NEW YORK (REUTERS) - Wall Street was lower on Thursday as healthcare stocks slipped, while strong economic data raised the prospects of tighter monetary policy.
A report showed the number of Americans filing for unemployment benefits fell last week to a near 43-year low. The data comes ahead of a crucial monthly jobs report that will influence the Federal Reserve's decision on interest rates.
A growing number of Fed officials have argued for higher rates as the labour market remains robust and inflation inches towards the central bank's 2 per cent target.
"Good economic news will be bad news for the markets," said Phil Davis, managing partner at PSW Investments in PSW Investments in Woodland Park, New Jersey.
Traders raised the odds of a rate hike to 64 per cent for December, up from 60 per cent before the jobless claims report was released, according to the CME Group's FedWatch tool.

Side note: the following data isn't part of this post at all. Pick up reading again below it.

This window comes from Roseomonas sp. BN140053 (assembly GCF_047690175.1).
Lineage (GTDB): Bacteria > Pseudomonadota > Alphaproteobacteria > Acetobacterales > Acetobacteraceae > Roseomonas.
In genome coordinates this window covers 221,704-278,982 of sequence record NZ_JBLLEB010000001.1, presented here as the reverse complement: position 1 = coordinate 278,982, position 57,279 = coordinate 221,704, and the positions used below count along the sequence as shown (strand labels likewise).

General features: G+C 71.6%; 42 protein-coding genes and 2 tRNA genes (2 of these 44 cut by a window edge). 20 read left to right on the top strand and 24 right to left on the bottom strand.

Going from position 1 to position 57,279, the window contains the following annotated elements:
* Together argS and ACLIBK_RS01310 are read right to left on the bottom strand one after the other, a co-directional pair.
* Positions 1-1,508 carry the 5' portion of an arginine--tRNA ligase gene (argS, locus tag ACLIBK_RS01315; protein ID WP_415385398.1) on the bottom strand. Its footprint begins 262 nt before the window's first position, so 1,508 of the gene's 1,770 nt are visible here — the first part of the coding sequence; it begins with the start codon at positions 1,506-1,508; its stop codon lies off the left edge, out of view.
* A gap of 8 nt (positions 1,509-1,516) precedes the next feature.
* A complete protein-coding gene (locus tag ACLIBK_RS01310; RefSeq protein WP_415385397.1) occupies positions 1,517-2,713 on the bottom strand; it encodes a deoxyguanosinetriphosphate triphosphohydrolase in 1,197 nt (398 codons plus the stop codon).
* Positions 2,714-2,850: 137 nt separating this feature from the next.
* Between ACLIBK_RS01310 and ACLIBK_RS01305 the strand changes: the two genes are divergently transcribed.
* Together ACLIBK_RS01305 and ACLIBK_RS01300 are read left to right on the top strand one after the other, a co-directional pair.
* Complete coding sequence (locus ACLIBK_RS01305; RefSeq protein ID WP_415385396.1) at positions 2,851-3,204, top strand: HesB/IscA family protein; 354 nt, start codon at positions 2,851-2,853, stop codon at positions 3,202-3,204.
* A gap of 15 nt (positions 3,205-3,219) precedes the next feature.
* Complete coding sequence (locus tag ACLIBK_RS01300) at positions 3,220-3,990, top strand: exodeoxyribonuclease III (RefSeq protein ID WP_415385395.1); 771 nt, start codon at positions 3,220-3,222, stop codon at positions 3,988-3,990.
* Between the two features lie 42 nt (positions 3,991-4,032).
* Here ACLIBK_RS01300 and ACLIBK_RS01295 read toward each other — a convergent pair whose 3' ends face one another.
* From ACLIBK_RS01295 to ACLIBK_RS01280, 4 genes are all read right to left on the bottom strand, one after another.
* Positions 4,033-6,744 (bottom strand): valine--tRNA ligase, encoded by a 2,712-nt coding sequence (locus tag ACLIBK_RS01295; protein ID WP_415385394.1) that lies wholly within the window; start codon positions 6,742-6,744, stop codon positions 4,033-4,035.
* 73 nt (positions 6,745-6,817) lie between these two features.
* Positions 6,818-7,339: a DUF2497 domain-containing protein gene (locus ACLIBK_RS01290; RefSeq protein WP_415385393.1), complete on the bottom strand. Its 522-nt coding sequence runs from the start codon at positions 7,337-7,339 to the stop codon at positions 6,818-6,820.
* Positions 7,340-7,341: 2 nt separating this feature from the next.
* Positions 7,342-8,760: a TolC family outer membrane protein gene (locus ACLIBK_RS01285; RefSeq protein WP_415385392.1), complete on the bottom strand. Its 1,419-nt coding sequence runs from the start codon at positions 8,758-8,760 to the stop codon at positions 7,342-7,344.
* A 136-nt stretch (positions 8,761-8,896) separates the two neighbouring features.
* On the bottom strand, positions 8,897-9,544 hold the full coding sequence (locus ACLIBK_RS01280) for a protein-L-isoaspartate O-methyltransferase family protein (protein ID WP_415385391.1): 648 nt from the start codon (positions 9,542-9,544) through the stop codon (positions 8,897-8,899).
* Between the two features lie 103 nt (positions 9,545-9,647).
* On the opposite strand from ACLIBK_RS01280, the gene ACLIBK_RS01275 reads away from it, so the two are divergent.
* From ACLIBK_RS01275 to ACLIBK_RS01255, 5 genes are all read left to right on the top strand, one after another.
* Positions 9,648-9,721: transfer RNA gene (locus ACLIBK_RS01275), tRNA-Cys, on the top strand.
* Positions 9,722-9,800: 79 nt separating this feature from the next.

At 9:38 a.m. ET (9:38 p.m Singapore time), the Dow Jones Industrial Average was down 80.26 points, or 0.44 per cent, at 18,200.77. The S&P 500 was down 5.73 points, or 0.27 per cent, at 2,154. The Nasdaq Composite was down 18.74 points, or 0.35 per cent, at 5,297.28.
The S&P healthcare sector fell 0.82 per cent and weighed the most on the benchmark index.
Johnson & Johnson shares fell 0.9 per cent after the US Department of Homeland Security issued a warning on the company's insulin pumps. Pfizer fell 1.06 per cent after agreeing to sell its infusion therapy business to ICU Medical Inc for US$1 billion in cash and stock.
Eight of the 11 major S&P 500 sectors were lower, with real estate falling the most by 1.04 percent. Energy and financials were the bright spots.
The S&P 500 index showed seven new 52-week highs and five new lows, while the Nasdaq recorded 22 new highs and 10 new lows.